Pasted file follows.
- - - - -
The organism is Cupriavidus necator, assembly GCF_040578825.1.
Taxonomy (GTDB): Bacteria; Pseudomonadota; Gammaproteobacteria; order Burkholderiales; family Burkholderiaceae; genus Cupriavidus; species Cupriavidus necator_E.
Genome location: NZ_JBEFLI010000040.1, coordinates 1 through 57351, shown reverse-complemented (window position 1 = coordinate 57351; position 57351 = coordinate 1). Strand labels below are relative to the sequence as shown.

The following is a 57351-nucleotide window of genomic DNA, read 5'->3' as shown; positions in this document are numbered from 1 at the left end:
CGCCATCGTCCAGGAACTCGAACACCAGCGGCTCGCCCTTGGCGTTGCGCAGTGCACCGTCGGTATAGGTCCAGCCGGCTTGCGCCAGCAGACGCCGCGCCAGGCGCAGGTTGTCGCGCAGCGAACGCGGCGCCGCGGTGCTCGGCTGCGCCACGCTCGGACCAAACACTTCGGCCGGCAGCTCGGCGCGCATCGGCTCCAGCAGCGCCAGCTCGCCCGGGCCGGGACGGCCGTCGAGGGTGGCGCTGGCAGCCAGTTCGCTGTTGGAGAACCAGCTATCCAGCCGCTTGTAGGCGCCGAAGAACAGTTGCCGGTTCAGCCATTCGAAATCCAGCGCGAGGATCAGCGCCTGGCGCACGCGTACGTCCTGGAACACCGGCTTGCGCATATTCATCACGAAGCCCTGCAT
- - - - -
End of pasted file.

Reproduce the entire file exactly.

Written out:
The organism is Cupriavidus necator, assembly GCF_040578825.1.
Taxonomy (GTDB): Bacteria; Pseudomonadota; Gammaproteobacteria; order Burkholderiales; family Burkholderiaceae; genus Cupriavidus; species Cupriavidus necator_E.
Genome location: NZ_JBEFLI010000040.1, coordinates 1 through 57351, shown reverse-complemented (window position 1 = coordinate 57351; position 57351 = coordinate 1). Strand labels below are relative to the sequence as shown.

The following is a 57351-nucleotide window of genomic DNA, read 5'->3' as shown; positions in this document are numbered from 1 at the left end:
CGCCATCGTCCAGGAACTCGAACACCAGCGGCTCGCCCTTGGCGTTGCGCAGTGCACCGTCGGTATAGGTCCAGCCGGCTTGCGCCAGCAGACGCCGCGCCAGGCGCAGGTTGTCGCGCAGCGAACGCGGCGCCGCGGTGCTCGGCTGCGCCACGCTCGGACCAAACACTTCGGCCGGCAGCTCGGCGCGCATCGGCTCCAGCAGCGCCAGCTCGCCCGGGCCGGGACGGCCGTCGAGGGTGGCGCTGGCAGCCAGTTCGCTGTTGGAGAACCAGCTATCCAGCCGCTTGTAGGCGCCGAAGAACAGTTGCCGGTTCAGCCATTCGAAATCCAGCGCGAGGATCAGCGCCTGGCGCACGCGTACGTCCTGGAACACCGGCTTGCGCATATTCATCACGAAGCCCTGCAT